Step-downs are scheduled reductions in the rate of compensation paid to injured workers. Their primary purpose is to encourage return to work. While there is almost no evidence for their effect, each Australian workers' compensation implements them, with variation in when they come into effect (timing) and degree of reduction (magnitude). We will examine whether step-downs affect the rate at which injured workers leave the compensation system.
1) Regression discontinuity
Using the National Dataset for Compensation-based statistics, we will convert record-level claims data into benefit cessation rates, documenting the proportion of workers' compensation claims that leave the system each week. Using a regression discontinuity (RD) design, we will test whether step-downs increased the benefit cessation rate within each jurisdiction. Analyses will be limited to claims lodged between July 2008 and June 2015 (allowing a minimum of two years of follow up; the data were last updated to June 2017). Where jurisdictions have changed either the step-down rate or initial rate of compensation, we will only include claims lodged after the latest implementation date to ensure consistency in exposure. We will exclude claims that leave the system in the first four weeks and claims affected by the maximum wage replacement cap, which mitigate or preclude step-down effects.
RD analyses will be conducted in R using the rddtools package. The models will be fit to the non-linear patterns of benefit cessation using polynomial terms. We will create models up to 10 polynomial terms (separate slopes pre- and post-step-down) and select the best fit model based on the Akaike Information Criterion. We have developed our approach using Victorian data, finding a slight but significant decrease in benefit cessation of -2.4 percentage points (p = .023). The attached plot suggests an increase in the week prior to step-down implementation, indicating an anticipatory effect of claimants leaving the system before their compensation was reduced. In addition to looking at each jurisdiction as a whole, we will also analyse the effect on six conditions: mental health, fractures, back and neck musculoskeletal, neurological conditions, other trauma, and all other conditions.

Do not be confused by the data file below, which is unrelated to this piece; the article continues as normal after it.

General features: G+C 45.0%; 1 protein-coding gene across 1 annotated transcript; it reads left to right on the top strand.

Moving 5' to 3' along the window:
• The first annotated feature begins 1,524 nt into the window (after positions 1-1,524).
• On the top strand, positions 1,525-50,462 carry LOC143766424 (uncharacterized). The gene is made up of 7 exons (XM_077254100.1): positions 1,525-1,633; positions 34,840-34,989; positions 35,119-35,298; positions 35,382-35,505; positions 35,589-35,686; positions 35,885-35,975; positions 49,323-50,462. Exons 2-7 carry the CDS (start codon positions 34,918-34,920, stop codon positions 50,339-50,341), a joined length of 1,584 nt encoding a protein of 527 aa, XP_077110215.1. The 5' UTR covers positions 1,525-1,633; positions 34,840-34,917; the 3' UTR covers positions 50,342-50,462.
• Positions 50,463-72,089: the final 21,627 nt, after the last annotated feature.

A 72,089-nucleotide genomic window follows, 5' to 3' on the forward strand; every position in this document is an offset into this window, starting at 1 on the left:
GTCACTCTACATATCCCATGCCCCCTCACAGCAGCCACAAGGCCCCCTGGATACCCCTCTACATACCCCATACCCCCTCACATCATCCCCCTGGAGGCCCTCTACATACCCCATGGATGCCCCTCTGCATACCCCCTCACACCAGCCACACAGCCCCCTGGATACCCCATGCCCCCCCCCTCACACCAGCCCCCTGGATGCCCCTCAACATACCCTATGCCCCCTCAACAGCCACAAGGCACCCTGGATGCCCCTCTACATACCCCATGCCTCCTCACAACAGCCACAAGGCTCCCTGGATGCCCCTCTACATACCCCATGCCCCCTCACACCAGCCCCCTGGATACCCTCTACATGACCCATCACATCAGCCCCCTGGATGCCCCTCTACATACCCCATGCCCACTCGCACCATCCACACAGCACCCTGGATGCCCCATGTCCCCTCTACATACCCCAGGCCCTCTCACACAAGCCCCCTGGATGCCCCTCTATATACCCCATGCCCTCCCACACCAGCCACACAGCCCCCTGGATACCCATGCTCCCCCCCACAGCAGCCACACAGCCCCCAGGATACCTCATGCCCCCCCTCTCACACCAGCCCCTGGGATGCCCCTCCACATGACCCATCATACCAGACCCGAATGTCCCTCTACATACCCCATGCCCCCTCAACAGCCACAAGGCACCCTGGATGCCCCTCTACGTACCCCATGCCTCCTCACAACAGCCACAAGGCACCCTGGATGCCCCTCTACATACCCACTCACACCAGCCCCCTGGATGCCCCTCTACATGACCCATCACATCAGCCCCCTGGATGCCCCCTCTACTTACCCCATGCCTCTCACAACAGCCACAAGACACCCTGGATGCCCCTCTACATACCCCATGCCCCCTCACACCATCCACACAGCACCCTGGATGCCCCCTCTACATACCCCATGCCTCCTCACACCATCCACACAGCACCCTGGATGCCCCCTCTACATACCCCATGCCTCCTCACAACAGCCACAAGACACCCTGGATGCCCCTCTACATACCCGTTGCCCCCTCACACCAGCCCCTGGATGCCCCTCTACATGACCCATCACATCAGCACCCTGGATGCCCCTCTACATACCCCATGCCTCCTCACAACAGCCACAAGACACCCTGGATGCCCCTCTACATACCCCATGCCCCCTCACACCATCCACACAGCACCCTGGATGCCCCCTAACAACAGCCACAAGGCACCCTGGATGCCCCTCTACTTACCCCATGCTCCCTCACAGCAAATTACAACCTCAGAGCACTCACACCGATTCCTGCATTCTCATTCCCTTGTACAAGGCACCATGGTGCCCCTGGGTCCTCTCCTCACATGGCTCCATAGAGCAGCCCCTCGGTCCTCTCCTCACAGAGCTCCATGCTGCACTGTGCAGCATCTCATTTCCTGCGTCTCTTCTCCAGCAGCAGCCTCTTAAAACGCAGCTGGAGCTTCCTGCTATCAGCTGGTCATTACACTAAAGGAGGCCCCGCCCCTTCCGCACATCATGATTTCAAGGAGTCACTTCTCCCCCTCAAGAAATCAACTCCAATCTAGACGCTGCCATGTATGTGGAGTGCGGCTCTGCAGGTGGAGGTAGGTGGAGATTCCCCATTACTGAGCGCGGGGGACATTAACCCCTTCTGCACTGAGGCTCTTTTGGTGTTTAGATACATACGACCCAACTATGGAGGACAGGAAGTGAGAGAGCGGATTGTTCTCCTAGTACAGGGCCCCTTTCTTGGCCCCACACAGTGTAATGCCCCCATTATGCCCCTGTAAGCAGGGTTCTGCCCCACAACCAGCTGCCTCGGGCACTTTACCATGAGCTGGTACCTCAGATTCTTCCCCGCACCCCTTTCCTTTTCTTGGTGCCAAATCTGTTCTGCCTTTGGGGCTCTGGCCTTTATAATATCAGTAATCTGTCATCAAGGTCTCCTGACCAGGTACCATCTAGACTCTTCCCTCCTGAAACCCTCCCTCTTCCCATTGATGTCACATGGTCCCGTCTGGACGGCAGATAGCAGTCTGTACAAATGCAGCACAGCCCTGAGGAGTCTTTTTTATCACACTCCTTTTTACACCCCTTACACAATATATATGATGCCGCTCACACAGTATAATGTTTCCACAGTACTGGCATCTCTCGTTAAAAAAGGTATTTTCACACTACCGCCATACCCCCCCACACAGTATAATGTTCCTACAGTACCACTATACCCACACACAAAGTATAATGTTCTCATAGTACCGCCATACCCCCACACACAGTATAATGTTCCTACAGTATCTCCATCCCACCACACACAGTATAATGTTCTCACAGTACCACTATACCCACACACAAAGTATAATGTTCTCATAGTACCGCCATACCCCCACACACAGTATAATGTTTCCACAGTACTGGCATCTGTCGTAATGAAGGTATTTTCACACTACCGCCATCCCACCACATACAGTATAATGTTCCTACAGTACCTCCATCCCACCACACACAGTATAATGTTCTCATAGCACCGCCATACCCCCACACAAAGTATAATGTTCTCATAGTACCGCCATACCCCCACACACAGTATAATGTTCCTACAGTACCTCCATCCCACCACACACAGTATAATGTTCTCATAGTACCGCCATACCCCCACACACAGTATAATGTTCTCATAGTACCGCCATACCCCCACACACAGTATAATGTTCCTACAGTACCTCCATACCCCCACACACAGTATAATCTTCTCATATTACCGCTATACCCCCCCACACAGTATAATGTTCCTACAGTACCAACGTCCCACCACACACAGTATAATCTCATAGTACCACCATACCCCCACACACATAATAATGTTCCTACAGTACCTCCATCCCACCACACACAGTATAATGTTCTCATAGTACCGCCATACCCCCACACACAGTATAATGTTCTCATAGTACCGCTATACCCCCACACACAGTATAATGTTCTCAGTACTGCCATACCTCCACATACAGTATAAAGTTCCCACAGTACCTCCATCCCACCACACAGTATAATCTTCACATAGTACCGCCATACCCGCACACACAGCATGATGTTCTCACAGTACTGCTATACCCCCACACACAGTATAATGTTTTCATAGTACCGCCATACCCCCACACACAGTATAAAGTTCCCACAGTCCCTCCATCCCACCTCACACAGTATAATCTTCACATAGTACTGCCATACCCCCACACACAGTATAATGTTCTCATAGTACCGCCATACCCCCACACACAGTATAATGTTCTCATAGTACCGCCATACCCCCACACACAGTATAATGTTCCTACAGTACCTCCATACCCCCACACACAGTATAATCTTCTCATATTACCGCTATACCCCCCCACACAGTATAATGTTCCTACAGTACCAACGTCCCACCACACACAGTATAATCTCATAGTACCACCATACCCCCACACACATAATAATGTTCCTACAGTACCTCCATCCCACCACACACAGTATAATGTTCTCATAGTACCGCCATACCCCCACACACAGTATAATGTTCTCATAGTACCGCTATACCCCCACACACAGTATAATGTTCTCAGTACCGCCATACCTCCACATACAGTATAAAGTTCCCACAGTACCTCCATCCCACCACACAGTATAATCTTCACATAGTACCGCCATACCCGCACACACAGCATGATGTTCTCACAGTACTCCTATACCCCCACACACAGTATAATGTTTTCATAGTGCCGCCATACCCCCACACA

We will conduct a meta-analysis of RD models at the jurisdiction and jurisdiction/injury level to derive a pooled effect estimate and determine the proportion of variance attributable to heterogeneity. If there is evidence of heterogeneity, we will look at several factors as possible causes including timing of step-down, the magnitude of reduction (difference between pre- and post-step-down rate), and the pre step-down wage replacement rate. Meta-analyses will be conducted in R using the metafor package.
Data description found here in the National Dataset for Compensation-based Statistics PDF: https://www.safeworkaustralia.gov.au/doc/national-data-set-compensation-based-statistics-3rd-edition
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